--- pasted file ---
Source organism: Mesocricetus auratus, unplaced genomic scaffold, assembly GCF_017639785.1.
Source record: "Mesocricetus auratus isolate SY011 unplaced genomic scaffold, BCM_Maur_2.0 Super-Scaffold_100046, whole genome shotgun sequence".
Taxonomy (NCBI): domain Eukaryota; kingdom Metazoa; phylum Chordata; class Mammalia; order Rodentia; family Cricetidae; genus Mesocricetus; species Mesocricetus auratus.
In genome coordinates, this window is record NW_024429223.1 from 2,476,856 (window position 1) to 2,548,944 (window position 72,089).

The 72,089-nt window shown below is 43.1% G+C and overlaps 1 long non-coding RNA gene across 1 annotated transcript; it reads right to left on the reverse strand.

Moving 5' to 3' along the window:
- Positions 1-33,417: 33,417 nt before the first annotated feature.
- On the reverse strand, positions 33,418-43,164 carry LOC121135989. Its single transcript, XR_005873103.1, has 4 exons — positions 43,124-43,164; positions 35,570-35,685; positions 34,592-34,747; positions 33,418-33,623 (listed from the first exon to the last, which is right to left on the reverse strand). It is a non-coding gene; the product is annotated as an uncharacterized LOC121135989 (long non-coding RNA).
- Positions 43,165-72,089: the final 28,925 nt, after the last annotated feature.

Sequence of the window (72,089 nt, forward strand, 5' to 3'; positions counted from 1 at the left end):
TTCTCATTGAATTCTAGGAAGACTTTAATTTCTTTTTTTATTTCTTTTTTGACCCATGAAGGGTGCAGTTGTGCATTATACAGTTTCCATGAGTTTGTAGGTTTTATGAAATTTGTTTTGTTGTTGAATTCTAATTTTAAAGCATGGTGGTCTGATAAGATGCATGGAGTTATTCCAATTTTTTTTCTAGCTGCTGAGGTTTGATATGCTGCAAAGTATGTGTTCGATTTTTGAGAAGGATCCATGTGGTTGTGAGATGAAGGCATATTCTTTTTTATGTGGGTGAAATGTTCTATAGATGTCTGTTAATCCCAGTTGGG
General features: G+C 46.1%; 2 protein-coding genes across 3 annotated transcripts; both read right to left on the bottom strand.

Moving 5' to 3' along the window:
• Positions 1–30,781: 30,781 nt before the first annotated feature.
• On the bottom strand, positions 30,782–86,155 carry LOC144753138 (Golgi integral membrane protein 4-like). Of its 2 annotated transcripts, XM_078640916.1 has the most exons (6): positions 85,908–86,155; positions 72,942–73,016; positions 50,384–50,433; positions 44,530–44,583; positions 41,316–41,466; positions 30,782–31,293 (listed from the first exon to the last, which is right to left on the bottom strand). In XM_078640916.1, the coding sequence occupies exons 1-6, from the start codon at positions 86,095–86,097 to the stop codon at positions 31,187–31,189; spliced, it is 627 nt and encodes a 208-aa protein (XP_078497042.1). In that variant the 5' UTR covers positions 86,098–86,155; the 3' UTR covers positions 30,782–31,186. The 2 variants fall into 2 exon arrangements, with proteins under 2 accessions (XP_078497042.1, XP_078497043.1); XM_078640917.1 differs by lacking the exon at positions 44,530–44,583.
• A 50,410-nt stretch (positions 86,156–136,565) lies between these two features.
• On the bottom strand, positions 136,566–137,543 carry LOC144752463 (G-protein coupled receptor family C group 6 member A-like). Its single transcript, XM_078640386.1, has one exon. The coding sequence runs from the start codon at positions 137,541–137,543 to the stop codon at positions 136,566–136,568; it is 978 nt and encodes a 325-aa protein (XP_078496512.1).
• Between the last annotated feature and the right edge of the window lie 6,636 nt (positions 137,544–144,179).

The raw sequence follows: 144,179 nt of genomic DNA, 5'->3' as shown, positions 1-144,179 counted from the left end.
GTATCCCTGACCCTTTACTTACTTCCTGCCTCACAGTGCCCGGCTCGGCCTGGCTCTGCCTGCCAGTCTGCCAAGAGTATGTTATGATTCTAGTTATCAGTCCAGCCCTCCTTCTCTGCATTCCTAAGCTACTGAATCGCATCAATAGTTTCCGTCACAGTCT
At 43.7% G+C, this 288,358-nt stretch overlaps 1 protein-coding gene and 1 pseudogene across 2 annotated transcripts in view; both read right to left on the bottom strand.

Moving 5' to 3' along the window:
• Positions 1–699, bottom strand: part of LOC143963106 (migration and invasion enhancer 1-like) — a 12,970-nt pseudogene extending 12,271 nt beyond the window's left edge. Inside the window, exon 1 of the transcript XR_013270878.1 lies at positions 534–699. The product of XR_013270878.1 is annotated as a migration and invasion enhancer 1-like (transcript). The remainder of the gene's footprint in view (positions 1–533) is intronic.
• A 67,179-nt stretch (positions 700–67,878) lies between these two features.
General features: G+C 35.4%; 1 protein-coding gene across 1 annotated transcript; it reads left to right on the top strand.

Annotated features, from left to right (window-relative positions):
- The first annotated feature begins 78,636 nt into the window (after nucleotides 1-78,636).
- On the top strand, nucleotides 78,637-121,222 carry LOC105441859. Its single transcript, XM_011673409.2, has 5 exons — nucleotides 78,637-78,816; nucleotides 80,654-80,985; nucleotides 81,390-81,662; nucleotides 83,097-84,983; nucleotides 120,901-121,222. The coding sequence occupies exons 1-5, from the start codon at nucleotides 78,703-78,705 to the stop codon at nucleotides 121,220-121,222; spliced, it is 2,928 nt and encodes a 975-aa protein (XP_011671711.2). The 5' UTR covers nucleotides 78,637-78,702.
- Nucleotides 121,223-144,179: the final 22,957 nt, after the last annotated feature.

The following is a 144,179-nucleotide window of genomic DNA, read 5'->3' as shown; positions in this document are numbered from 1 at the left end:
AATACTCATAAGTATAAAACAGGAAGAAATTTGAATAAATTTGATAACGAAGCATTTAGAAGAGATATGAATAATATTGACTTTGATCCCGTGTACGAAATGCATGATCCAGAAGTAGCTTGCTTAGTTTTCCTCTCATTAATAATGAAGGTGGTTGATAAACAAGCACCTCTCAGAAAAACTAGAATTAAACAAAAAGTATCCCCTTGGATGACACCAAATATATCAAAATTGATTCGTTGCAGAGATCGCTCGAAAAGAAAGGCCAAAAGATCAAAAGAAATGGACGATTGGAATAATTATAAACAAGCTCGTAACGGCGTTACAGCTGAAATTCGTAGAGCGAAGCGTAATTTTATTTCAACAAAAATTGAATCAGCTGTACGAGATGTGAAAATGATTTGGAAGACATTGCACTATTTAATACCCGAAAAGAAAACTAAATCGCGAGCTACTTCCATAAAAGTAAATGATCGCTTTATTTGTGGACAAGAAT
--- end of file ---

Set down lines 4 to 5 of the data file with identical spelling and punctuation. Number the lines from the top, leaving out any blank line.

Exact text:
In genome coordinates, this window is record NW_024429223.1 from 2,476,856 (window position 1) to 2,548,944 (window position 72,089).

The 72,089-nt window shown below is 43.1% G+C and overlaps 1 long non-coding RNA gene across 1 annotated transcript; it reads right to left on the reverse strand.